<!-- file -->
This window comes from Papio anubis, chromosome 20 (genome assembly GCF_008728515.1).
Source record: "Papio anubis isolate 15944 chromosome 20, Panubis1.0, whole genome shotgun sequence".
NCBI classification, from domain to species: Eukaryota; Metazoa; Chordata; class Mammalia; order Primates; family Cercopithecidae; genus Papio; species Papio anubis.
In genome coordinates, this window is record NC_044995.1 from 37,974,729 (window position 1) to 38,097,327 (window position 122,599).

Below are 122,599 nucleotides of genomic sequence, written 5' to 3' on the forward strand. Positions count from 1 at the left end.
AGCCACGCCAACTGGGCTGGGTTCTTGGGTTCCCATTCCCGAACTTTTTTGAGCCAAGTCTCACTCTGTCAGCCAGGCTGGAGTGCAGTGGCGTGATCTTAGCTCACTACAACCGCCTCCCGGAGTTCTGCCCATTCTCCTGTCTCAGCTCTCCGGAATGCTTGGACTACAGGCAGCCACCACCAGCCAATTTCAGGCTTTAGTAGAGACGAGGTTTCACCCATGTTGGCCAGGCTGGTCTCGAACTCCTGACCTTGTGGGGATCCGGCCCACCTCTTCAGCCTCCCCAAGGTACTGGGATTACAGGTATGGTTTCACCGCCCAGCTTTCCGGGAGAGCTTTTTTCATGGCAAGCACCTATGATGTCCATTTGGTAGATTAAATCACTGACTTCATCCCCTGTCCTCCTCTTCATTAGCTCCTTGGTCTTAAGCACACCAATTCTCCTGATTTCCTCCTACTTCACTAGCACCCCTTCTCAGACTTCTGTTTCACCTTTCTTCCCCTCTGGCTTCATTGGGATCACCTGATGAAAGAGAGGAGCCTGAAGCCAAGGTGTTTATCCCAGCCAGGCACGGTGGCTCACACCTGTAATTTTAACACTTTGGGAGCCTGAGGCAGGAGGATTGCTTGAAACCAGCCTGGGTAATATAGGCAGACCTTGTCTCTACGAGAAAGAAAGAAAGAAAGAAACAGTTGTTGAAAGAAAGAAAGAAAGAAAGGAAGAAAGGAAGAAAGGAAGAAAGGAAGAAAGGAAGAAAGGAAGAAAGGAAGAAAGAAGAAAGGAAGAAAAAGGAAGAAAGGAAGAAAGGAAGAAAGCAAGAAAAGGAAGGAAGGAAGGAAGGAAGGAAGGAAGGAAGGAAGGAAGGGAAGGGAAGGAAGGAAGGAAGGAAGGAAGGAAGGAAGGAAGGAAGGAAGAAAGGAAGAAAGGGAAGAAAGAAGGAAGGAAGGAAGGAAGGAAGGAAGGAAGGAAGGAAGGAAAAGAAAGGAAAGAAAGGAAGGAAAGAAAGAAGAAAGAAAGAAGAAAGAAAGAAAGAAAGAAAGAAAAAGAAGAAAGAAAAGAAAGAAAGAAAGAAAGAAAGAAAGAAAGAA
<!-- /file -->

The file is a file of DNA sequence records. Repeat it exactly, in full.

This window comes from Papio anubis, chromosome 20 (genome assembly GCF_008728515.1).
Source record: "Papio anubis isolate 15944 chromosome 20, Panubis1.0, whole genome shotgun sequence".
NCBI classification, from domain to species: Eukaryota; Metazoa; Chordata; class Mammalia; order Primates; family Cercopithecidae; genus Papio; species Papio anubis.
In genome coordinates, this window is record NC_044995.1 from 37,974,729 (window position 1) to 38,097,327 (window position 122,599).

Below are 122,599 nucleotides of genomic sequence, written 5' to 3' on the forward strand. Positions count from 1 at the left end.
AGCCACGCCAACTGGGCTGGGTTCTTGGGTTCCCATTCCCGAACTTTTTTGAGCCAAGTCTCACTCTGTCAGCCAGGCTGGAGTGCAGTGGCGTGATCTTAGCTCACTACAACCGCCTCCCGGAGTTCTGCCCATTCTCCTGTCTCAGCTCTCCGGAATGCTTGGACTACAGGCAGCCACCACCAGCCAATTTCAGGCTTTAGTAGAGACGAGGTTTCACCCATGTTGGCCAGGCTGGTCTCGAACTCCTGACCTTGTGGGGATCCGGCCCACCTCTTCAGCCTCCCCAAGGTACTGGGATTACAGGTATGGTTTCACCGCCCAGCTTTCCGGGAGAGCTTTTTTCATGGCAAGCACCTATGATGTCCATTTGGTAGATTAAATCACTGACTTCATCCCCTGTCCTCCTCTTCATTAGCTCCTTGGTCTTAAGCACACCAATTCTCCTGATTTCCTCCTACTTCACTAGCACCCCTTCTCAGACTTCTGTTTCACCTTTCTTCCCCTCTGGCTTCATTGGGATCACCTGATGAAAGAGAGGAGCCTGAAGCCAAGGTGTTTATCCCAGCCAGGCACGGTGGCTCACACCTGTAATTTTAACACTTTGGGAGCCTGAGGCAGGAGGATTGCTTGAAACCAGCCTGGGTAATATAGGCAGACCTTGTCTCTACGAGAAAGAAAGAAAGAAAGAAACAGTTGTTGAAAGAAAGAAAGAAAGAAAGGAAGAAAGGAAGAAAGGAAGAAAGGAAGAAAGGAAGAAAGGAAGAAAGGAAGAAAGAAGAAAGGAAGAAAAAGGAAGAAAGGAAGAAAGGAAGAAAGCAAGAAAAGGAAGGAAGGAAGGAAGGAAGGAAGGAAGGAAGGAAGGAAGGGAAGGGAAGGAAGGAAGGAAGGAAGGAAGGAAGGAAGGAAGGAAGGAAGAAAGGAAGAAAGGGAAGAAAGAAGGAAGGAAGGAAGGAAGGAAGGAAGGAAGGAAGGAAGGAAAAGAAAGGAAAGAAAGGAAGGAAAGAAAGAAGAAAGAAAGAAGAAAGAAAGAAAGAAAGAAAGAAAAAGAAGAAAGAAAAGAAAGAAAGAAAGAAAGAAAGAAAGAAAGAA